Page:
Six countries turn Bangladesh into carbon bomb: study

Emran Hossain | Published: 00:16, Nov 07,2019 | Updated: 15:40, Nov 07,2019


Bangladesh was on the course of turning into a carbon bomb by 2041 with 29 mega coal power projects, sponsored by China, the UK, India, Singapore, Malaysia, and Japan, under implementation, said a research released globally Wednesday.

Jointly conducted by Australia-based research organisation Market Forces and USA-based 350, the research said the coal-fired power plants planned in Bangladesh would emit 115 million tonnes of carbon dioxide by 2031.

The power plants would release 4,600 million tonnes of carbon dioxide in their lifetime of 40 years, 20 per cent greater emissions than Japan, which produces much of its power from coal, said the research released online from Australia.   

In Bangladesh the research was co-published by Transparency International Bangladesh, Bangladesh Poribesh Andolan and Waterkeepers Bangladesh at a press conference at Dhaka Reporters Unity on Wednesday.

‘China, India, Japan and UK are pursuing an aggressive investment policy in Bangladesh to promote the consumption of coal,’ said TIB executive director Iftekharuzzaman after an executive summary of the research was presented. ‘Bangladesh is bowing to pressure exerted by these countries,’ he said.

China invests in 15 coal power projects to produce 18,000 MW power, and UK and Japan are involved in three projects each to produce 4700 MW and 3600 MW of power, said the research.

Bangladesh aims to increase its coal power capacity to 33,200 MW, 63 times its  current capacity of 525 MW, which is only 3 per cent of current 19,000 MW installed power capacity, said the research.

Bangladesh would need to spend $2 billion annually for importing coal to fuel 25 out of the 29 power plants, the research said, potentially inflating trade deficits unless exports increased rapidly.

The researchers did not have access to detailed information on all of the proposed plants for many of them were at initial stages and undergoing many changes.

They said the construction of 18 of the proposed plants would cost $ 40 billion.

Analysis of information on sponsorships of 17 of the power plants showed that Chinese companies and state entities represent more than 30 per cent of it, said the research.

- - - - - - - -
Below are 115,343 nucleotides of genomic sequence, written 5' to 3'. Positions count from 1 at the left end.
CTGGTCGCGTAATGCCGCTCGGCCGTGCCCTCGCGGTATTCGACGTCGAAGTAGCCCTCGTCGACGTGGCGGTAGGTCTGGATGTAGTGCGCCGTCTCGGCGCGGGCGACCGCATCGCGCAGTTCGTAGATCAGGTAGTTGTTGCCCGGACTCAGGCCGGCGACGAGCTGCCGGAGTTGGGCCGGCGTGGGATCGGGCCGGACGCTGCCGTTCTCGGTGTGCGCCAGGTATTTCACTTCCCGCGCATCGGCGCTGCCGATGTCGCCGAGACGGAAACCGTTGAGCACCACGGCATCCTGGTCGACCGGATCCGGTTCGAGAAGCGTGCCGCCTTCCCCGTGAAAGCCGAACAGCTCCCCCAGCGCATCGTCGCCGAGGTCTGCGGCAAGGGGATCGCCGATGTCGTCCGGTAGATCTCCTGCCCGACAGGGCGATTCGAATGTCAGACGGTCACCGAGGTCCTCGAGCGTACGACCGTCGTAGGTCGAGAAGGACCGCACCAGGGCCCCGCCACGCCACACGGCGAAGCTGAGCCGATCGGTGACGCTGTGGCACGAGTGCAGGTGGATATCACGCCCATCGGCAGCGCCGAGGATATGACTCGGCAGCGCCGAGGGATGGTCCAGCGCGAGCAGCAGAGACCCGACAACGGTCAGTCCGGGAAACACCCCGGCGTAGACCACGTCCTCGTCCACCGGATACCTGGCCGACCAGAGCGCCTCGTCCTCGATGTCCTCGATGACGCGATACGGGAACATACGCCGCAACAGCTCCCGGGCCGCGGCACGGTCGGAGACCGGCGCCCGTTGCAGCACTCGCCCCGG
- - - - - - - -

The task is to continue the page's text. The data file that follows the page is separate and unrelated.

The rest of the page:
The second largest sponsor was the UK accounting for 14.8 per cent of sponsorship while Singapore accounted for 3.4 per cent, India 3.2 per cent, Japan 2.9 per cent and Malaysia 2.9 per cent, said the research.

Bangladesh would sponsor the rest 42.3 per cent with own fund, the research said.

‘A nexus of foreign governments, private companies and banking institutions are funding these coal power projects,’ said BAPA general secretary Abdul Matin.

The researchers, after evaluating 15 of the proposed 29 coal power projects, said majority of the engineering, procurement and construction contracts are won by Chinese state-owned companies and their subsidiaries.

‘Power China is the largest EPC contractor, with involvement in four pipeline coal projects in Bangladesh,’ said the research.

Other companies selected for providing technology or technical support wre from Japan, the USA, Germany and South Korea, said the research.

Major finance for companies in China and Japan involved in the proposed power plants were coming from Exim Bank of China and Japan International Cooperation Agency, said the research.

The Asian Development Bank, Korea and Beijing based Asian Infrastructure Investment Bank investing millions in establishing transmission and distribution lines for the proposed coal power plants.

The research said China and Japan were building massive power hubs at Payra and Matarbari taking advantage of the law allowing Bangladesh to award work orders without bidding.

All the proposed coal power projects were planned by rivers or close to the coast with three ‘power hubs’ located on the south coast at Payra, Matarbari and Maheshkhali, said the research.

The research urged Bangladesh to reconsider its power generation plan for increased carbon emission would worsen climate disaster to which Bangladesh was one of the most vulnerable countries.

It said that cyclone intensity would increase by 130 per cent by 2050 if global temperature rose by 2.4 C this century with reference to Bangladesh occupying the top most position on the UNDP list of countries vulnerable to tropical cyclones.

Citing a Greenpeace study, Matin said fly ash emitted from the Rampal power plant would cover the skies of Dhaka and extend as far as to Kolkata in 30 years of rolling into operation.

‘It seems that the situation has been created to bury Bangladesh under coal,’ said Matin.

Brotee chief executive officer Sharmeen Murshid, BAPA joint secretary Sharif Jamil and BAPA member Shahjahan Siddiqui also attended the press conference.

Replying to a question whether or not quality coal was less harmful to environment, Sharif Jamil said, ‘There is nothing called clean coal.’

‘Clean coal is a dirty lie,’ he said.

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